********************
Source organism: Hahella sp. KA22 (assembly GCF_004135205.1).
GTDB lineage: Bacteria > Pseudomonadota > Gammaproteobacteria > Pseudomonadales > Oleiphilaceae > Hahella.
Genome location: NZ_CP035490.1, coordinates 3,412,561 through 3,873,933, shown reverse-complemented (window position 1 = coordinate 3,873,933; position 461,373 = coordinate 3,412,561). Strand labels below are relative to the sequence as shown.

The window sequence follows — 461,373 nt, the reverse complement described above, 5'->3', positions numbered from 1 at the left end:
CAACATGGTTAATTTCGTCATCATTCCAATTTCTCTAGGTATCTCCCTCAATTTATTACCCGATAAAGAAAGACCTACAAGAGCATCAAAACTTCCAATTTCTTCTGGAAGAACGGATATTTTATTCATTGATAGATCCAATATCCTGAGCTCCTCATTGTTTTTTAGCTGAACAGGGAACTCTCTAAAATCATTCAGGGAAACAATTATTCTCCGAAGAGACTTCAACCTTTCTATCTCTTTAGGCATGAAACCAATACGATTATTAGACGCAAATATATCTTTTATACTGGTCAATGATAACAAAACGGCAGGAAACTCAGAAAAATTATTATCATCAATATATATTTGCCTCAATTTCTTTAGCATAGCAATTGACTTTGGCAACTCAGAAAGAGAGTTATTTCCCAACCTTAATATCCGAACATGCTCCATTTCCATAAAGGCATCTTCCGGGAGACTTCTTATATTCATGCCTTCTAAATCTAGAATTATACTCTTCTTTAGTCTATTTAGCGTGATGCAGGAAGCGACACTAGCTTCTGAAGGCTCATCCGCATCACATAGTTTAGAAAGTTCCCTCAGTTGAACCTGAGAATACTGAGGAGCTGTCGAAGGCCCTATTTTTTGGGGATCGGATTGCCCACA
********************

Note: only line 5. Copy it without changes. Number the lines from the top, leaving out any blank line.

CAACATGGTTAATTTCGTCATCATTCCAATTTCTCTAGGTATCTCCCTCAATTTATTACCCGATAAAGAAAGACCTACAAGAGCATCAAAACTTCCAATTTCTTCTGGAAGAACGGATATTTTATTCATTGATAGATCCAATATCCTGAGCTCCTCATTGTTTTTTAGCTGAACAGGGAACTCTCTAAAATCATTCAGGGAAACAATTATTCTCCGAAGAGACTTCAACCTTTCTATCTCTTTAGGCATGAAACCAATACGATTATTAGACGCAAATATATCTTTTATACTGGTCAATGATAACAAAACGGCAGGAAACTCAGAAAAATTATTATCATCAATATATATTTGCCTCAATTTCTTTAGCATAGCAATTGACTTTGGCAACTCAGAAAGAGAGTTATTTCCCAACCTTAATATCCGAACATGCTCCATTTCCATAAAGGCATCTTCCGGGAGACTTCTTATATTCATGCCTTCTAAATCTAGAATTATACTCTTCTTTAGTCTATTTAGCGTGATGCAGGAAGCGACACTAGCTTCTGAAGGCTCATCCGCATCACATAGTTTAGAAAGTTCCCTCAGTTGAACCTGAGAATACTGAGGAGCTGTCGAAGGCCCTATTTTTTGGGGATCGGATTGCCCACA